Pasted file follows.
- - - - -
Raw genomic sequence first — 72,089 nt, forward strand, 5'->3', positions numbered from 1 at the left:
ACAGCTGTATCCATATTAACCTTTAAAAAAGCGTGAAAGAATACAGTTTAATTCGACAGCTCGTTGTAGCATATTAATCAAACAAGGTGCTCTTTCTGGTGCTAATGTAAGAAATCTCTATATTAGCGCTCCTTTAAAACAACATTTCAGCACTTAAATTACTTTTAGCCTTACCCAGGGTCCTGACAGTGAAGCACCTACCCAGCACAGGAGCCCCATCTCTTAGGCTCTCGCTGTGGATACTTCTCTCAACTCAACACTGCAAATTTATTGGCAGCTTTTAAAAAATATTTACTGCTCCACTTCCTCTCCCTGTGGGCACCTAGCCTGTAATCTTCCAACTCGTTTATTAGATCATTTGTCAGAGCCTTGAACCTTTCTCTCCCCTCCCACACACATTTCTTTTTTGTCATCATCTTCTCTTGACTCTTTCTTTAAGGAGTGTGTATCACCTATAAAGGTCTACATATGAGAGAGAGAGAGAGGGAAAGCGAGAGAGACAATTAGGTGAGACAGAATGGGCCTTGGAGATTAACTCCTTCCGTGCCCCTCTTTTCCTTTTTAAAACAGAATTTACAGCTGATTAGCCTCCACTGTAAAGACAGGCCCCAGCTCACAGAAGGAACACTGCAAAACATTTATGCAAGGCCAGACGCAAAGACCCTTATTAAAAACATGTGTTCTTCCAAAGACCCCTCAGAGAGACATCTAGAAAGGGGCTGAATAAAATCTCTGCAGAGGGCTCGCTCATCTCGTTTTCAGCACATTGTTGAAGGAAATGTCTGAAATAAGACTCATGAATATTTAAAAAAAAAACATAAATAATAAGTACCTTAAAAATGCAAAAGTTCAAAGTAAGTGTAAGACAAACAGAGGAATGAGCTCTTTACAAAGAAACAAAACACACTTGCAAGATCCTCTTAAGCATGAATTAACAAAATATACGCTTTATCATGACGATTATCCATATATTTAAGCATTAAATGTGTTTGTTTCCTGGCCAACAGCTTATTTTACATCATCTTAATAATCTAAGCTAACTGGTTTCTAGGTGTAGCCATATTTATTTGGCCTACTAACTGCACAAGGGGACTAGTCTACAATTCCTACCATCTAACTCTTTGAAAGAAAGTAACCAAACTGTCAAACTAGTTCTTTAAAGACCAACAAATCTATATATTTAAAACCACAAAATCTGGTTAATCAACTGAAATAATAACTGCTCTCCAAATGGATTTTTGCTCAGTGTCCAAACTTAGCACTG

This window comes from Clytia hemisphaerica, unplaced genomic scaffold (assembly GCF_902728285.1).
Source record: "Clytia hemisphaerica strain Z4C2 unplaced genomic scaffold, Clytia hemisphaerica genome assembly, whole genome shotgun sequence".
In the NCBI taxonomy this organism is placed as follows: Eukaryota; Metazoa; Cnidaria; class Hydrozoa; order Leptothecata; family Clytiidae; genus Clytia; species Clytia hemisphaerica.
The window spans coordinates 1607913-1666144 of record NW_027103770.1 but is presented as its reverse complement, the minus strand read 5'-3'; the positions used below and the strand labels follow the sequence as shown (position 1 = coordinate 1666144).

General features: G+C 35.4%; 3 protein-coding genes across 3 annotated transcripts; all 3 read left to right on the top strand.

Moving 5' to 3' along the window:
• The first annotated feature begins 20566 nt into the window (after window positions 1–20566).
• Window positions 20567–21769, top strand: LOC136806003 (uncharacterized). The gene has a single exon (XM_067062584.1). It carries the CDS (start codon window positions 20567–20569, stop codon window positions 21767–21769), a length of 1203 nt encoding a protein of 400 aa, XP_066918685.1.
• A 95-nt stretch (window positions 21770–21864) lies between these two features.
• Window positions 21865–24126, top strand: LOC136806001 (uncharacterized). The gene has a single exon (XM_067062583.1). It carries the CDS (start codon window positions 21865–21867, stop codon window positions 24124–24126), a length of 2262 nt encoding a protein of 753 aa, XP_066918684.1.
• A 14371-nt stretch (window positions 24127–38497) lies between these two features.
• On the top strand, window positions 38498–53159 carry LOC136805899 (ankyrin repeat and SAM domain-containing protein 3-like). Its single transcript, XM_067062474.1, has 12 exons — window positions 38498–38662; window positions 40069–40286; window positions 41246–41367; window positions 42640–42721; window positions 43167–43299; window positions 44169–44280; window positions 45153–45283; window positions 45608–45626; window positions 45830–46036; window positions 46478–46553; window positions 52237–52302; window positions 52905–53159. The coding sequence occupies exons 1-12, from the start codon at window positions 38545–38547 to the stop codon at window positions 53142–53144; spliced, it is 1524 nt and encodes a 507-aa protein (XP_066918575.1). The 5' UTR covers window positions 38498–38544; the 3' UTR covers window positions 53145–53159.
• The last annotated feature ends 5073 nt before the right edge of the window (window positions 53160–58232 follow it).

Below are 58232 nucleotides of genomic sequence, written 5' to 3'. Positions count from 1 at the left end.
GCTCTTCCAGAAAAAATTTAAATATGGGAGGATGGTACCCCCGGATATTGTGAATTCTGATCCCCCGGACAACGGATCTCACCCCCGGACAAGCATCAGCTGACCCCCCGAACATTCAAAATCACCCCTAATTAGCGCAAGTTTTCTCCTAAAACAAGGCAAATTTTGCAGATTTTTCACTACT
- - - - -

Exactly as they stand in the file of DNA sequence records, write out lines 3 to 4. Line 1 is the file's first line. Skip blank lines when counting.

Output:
This window comes from Clytia hemisphaerica, unplaced genomic scaffold (assembly GCF_902728285.1).
Source record: "Clytia hemisphaerica strain Z4C2 unplaced genomic scaffold, Clytia hemisphaerica genome assembly, whole genome shotgun sequence".